Let's talk about GDD!
What is Global Development Delay?
(GDD) is an umbrella term used when children are significantly delayed in their cognitive and physical development. It's diagnosed when a child struggles to achieve one or more milestones, such as walking or talking, and it effects how they move, learn, communicate and behave around others.
GDD may be a result of family history, including genetic conditions such as Down Syndrome or a chromosomal condition such as Fragile X Syndrome (FXS) or it can result from environmental conditions including exposure to toxins like alcohol in the womb or other difficulties during pregnancy.
GDD is categorised into delays in motor skills, speech, cognitive skills, and social and emotional development and each child's traits and obstacles are unique.
What are some common traits?
Children with GDD find it harder to do everyday activities that their peers have mastered. The presentation of traits are completely dependant on the child and their experience with GDD, so here are just a few signals that may indicate delays in cognitive and emotional development:
- Issues understanding and retaining information
- Struggle to solve problems
- Abstract views of social rules, causing them to interpret social cues differently
- Alternative forms of communication, resulting in difficulties responding appropriately to others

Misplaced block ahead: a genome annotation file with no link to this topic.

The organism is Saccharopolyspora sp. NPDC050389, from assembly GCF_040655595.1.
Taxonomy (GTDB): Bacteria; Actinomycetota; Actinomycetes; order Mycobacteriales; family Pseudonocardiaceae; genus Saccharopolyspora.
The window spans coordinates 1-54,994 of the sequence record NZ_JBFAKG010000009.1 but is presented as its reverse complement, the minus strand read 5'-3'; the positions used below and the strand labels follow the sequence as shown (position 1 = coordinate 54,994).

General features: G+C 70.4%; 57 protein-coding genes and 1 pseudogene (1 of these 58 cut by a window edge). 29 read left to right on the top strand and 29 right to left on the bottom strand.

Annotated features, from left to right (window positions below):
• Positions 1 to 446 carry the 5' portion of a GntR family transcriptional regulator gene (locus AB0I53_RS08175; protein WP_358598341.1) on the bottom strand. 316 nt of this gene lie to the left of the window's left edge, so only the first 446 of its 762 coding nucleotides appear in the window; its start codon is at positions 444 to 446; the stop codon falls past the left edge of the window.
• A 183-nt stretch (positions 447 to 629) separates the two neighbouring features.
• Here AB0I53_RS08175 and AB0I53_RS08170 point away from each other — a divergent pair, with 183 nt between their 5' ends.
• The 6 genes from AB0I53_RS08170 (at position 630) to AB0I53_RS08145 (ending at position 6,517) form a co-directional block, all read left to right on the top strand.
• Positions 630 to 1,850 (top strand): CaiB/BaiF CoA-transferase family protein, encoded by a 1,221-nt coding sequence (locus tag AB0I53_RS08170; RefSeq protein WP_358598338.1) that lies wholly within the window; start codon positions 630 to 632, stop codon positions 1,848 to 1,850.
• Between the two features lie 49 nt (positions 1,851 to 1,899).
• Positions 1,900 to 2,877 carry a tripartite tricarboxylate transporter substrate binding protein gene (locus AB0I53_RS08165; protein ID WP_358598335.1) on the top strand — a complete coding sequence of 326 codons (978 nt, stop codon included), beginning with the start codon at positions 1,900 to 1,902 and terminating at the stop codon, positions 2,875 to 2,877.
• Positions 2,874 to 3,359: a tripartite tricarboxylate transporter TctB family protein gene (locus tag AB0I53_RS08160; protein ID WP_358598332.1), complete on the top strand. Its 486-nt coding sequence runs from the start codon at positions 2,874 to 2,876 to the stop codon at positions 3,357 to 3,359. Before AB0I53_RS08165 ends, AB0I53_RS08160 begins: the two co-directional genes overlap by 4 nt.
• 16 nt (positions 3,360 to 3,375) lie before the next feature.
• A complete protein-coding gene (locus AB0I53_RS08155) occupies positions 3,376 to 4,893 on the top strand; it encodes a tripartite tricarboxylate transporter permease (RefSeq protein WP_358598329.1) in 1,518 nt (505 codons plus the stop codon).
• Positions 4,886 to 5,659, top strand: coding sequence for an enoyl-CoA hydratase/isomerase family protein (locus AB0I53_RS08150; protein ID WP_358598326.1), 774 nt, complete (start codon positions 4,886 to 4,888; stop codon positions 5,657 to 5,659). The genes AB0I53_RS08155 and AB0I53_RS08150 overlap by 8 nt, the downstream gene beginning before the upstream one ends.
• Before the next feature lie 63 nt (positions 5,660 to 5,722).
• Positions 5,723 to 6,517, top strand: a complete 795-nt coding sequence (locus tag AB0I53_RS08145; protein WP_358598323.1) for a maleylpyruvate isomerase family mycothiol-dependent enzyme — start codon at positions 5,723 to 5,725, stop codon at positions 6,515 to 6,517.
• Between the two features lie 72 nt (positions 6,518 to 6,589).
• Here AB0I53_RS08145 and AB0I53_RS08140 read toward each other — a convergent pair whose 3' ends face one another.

- Challenges when developing personal independence and self care skills
- Difficulties navigating their environment through movement due to delays in the development of gross and fine motor skills
- They may struggle to interact and play with their same aged peers
- Different ways of self-regulating emotions and expressing themselves
Many children with developmental delays are masters at learning through play and show lots of interest in activities that involve play. They love fun, creative activities that teach core fine and gross motor skill through an alternative approach.
What to do if you're worried your child has GDD
The first step is to talk to a professional! You can set up an appointment with your family's GP and work together towards the correct diagnosis. From there, you can begin to create a personalised learning plan, so your child can gain assistance from experts and develop their motor, communicative and cognitive skills, and their emotional regulative strategies.
Kids with developmental delay love to keep learning, especially through playful and creative activities however, they may take a little longer to develop core skills. You may need to break tasks like getting ready for school up into smaller, simpler steps and provide more opportunities to practice skills such as tying their shoes, walking, talking and writing.